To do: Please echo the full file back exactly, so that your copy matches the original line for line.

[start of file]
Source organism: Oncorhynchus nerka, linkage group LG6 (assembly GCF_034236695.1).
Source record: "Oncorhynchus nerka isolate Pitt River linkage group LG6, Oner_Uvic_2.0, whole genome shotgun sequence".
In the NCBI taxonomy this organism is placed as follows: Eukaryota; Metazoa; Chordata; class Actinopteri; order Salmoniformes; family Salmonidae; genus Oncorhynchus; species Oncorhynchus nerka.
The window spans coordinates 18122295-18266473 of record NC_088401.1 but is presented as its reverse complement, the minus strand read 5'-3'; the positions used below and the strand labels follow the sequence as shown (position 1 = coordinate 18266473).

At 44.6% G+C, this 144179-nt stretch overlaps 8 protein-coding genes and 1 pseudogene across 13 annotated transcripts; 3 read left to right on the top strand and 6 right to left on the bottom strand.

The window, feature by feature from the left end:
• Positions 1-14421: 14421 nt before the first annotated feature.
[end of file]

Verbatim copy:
Source organism: Oncorhynchus nerka, linkage group LG6 (assembly GCF_034236695.1).
Source record: "Oncorhynchus nerka isolate Pitt River linkage group LG6, Oner_Uvic_2.0, whole genome shotgun sequence".
In the NCBI taxonomy this organism is placed as follows: Eukaryota; Metazoa; Chordata; class Actinopteri; order Salmoniformes; family Salmonidae; genus Oncorhynchus; species Oncorhynchus nerka.
The window spans coordinates 18122295-18266473 of record NC_088401.1 but is presented as its reverse complement, the minus strand read 5'-3'; the positions used below and the strand labels follow the sequence as shown (position 1 = coordinate 18266473).

At 44.6% G+C, this 144179-nt stretch overlaps 8 protein-coding genes and 1 pseudogene across 13 annotated transcripts; 3 read left to right on the top strand and 6 right to left on the bottom strand.

The window, feature by feature from the left end:
• Positions 1-14421: 14421 nt before the first annotated feature.